KABUL — Representatives of four countries gathered amid tight security in the Afghan capital Kabul on Monday for a second round of talks aimed at bringing an end to Afghanistan's 15-year war with the Taliban by charting a roadmap to peace.
Senior officials from Afghanistan, Pakistan, China and the United States would meet for one day, a week after a first round of discussions in the Pakistani capital Islamabad, said Shekib Mostaghni, the Afghan Foreign Ministry's spokesman.
Foreign Minister Salahuddin Rabbani opened the meeting at the Presidential Palace in the
"There isn't a single Afghan family that hasn't been affected by the daily acts of brutal and deadly terrorism carried out across our cities, towns, and villages," Rabbani said in the televised speech.
"I take this opportunity and call on all Taliban groups to accept our call for peace through dialogue, and to come to the table for talks so that we can resolve all differences politically and ensure the rightful and just desire of the Afghan people for lasting peace," he said.
The meeting — which does not include Taliban representatives— is part of a three-step process, said Abdul Hakim Mujahid of Kabul's High Peace Council, set up by former President Hamid Karzai to bring about an end to the war. Mujahid also served in the Taliban's 1996-2001 administration.
"The first step is to formulate a roadmap, the second is to invite the armed opposition to the negotiating table and the last step is the implementation of the peace plan," Mujahid told The Associated Press.
Analysts have said it will be months before even the second stage — bringing the Taliban into direct dialogue with Kabul — is reached. Meanwhile, the insurgents are stepping up their war against Kabul, as Afghan forces fight largely without the support of international troops after the U.S. and NATO combat mission drawdown at the end of 2014. This is seen as an attempt to boost legitimacy on the battlefield so the Taliban can enter any peace talks from a position of strength.
Independent analyst Haroun Mir said the talks also aimed to build trust between Afghanistan and Pakistan as "President Ghani has said first peace with Pakistan and then the Taliban."
After spending much of the first year of his presidency attempting to mend fences with Pakistan and cajole Islamabad into ending its alleged support for the Taliban in cities close to the Afghan border, Ghani sent bilateral relations into a chill after a series of deadly attacks in Kabul that he blamed on Pakistani-sponsored insurgent groups. Pakistan has denied accusations that it supports the Taliban on its soil.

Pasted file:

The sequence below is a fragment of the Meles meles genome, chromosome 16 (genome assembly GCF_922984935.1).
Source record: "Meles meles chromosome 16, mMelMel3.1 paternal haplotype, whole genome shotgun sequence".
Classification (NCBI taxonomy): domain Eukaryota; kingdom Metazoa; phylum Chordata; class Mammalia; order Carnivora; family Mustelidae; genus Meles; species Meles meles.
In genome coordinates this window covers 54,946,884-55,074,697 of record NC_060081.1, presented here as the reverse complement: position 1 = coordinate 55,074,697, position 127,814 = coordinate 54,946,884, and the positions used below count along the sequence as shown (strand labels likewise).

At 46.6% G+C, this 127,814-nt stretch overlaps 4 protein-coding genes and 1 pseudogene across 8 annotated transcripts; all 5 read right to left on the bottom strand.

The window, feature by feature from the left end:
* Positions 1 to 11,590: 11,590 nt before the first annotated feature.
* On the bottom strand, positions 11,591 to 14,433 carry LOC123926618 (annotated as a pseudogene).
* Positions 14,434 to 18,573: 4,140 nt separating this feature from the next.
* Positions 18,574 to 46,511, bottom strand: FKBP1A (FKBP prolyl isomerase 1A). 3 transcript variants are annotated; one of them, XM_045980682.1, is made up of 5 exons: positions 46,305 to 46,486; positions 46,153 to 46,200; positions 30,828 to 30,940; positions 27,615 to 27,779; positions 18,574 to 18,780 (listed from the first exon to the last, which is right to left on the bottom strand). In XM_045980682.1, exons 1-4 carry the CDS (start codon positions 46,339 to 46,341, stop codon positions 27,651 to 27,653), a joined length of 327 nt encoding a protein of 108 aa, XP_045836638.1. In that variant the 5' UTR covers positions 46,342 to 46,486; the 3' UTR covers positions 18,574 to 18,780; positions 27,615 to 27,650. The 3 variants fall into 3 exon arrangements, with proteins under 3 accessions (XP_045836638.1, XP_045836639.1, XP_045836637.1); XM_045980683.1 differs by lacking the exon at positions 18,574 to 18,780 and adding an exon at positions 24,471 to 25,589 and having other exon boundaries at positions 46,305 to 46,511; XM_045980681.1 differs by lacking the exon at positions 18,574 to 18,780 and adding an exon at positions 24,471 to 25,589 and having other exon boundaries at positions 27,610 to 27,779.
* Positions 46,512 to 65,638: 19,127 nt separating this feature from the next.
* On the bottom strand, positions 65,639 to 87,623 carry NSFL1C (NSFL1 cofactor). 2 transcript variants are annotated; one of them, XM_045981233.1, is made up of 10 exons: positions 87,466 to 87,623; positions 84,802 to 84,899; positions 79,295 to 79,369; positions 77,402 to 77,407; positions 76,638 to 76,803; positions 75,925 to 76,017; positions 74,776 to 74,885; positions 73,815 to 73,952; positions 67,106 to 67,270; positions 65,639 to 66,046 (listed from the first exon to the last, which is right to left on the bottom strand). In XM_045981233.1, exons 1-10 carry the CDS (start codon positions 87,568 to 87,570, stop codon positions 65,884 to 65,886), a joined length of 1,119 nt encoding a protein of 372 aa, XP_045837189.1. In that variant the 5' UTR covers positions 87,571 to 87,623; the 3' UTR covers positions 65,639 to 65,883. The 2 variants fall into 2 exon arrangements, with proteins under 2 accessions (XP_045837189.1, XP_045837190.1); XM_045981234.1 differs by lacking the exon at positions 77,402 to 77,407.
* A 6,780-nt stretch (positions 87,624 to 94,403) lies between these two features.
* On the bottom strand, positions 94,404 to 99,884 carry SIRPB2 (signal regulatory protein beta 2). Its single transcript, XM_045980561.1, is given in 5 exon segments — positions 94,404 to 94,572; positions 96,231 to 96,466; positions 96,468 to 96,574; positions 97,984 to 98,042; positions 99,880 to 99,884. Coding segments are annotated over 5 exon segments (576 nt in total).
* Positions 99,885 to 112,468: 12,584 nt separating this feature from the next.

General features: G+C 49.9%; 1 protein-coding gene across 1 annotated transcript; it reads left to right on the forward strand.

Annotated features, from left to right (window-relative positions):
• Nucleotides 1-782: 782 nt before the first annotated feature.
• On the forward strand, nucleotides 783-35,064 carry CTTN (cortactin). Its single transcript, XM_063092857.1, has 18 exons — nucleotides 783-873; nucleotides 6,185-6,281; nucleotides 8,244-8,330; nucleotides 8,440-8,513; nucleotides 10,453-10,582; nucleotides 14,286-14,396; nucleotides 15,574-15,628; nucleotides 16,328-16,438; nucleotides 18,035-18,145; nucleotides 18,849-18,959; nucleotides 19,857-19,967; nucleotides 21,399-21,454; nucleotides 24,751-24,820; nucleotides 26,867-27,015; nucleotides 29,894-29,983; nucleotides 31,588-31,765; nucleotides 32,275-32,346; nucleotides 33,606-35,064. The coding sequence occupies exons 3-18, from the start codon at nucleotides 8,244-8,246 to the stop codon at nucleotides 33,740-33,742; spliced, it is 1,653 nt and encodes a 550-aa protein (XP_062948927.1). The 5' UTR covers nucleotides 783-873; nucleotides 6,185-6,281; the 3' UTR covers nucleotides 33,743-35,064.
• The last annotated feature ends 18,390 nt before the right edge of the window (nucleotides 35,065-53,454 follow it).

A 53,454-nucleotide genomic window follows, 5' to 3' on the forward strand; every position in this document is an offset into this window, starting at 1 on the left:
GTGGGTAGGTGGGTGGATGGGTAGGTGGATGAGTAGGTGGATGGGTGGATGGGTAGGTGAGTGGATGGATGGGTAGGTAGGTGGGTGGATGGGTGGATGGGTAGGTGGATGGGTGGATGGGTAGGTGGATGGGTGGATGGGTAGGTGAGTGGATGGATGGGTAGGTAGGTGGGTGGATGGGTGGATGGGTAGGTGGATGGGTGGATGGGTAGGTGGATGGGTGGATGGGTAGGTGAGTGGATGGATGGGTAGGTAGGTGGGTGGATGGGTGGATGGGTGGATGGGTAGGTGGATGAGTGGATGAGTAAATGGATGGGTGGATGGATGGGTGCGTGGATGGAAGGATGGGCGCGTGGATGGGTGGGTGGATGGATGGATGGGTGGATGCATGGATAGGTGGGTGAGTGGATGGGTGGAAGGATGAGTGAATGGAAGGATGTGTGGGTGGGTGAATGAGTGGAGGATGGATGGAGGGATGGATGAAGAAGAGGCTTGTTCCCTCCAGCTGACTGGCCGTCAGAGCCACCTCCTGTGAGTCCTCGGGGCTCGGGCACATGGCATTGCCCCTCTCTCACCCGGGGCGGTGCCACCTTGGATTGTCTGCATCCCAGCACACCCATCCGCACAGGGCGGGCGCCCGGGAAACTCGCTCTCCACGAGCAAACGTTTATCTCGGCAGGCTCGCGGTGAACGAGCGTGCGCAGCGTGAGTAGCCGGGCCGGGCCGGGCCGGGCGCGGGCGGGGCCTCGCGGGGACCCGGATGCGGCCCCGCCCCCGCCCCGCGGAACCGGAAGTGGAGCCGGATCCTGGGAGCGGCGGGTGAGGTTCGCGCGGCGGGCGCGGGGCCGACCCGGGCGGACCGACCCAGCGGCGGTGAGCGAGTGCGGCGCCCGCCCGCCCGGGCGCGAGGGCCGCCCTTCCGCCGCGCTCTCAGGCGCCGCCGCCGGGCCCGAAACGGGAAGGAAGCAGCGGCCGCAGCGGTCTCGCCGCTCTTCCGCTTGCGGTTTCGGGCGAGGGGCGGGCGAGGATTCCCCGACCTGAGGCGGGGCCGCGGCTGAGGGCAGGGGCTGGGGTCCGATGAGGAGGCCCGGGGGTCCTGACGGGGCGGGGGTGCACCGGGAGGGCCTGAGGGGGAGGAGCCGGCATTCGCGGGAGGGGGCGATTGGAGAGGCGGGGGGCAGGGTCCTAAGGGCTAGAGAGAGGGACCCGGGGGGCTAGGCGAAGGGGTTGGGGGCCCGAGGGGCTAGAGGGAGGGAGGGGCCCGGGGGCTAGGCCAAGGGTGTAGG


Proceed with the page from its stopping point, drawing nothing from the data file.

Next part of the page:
Mostaghni said the same people were gathered in Kabul as in Islamabad to discuss the roadmap, "focusing on peace negotiations and concluding the agenda on which to move forward."
They are Afghanistan's Deputy Foreign Minister Hekmat Karzai, U.S. envoy to Afghanistan and Pakistan Richard G. Olson, his Chinese counterpart Deng Xijun and Pakistani Foreign Secretary Aizaz Ahmad Chaudhry. Sartaj Aziz, a senior foreign policy adviser to Pakistan's Prime Minister Nawaz Sharif and the Pentagon's senior envoy to Pakistan, Lt. Gen. Anthony Rock, were also present.
The talks revive a process that began in July with the first and so far only official meeting between representatives of Kabul and the Taliban sponsored by the Pakistanis. A second round was cancelled after the Afghan government announced that the Talban's founder and leader Mullah Mohammad Omar had been dead since early 2013, and the militant group had been secretly run by his deputy, Mullah Akhtar Mansoor. Once the lie was revealed, the Taliban split into factions and it remains unclear who will represent the insurgency if and when a dialogue does begin.
An official in Kabul from one of the countries involved in the talks said that another two rounds of these "preparatory meetings" were likely to take place as they worked out the details of a future dialogue.
"There are different opinions about the methodologies and approaches in resuming these talks," he said. The roadmap would include "who do they want to talk to, on what timetable, what incentives are to be offered, and what kind of action will be taken with those people who want to talk and those who do not want to talk," the official said, speaking on condition of anonymity as he was not authorized to speak with the media on the issue.
Associated Press writer Humayoon Babur contributed to this report.
Lynne O'Donnell, The Associated Press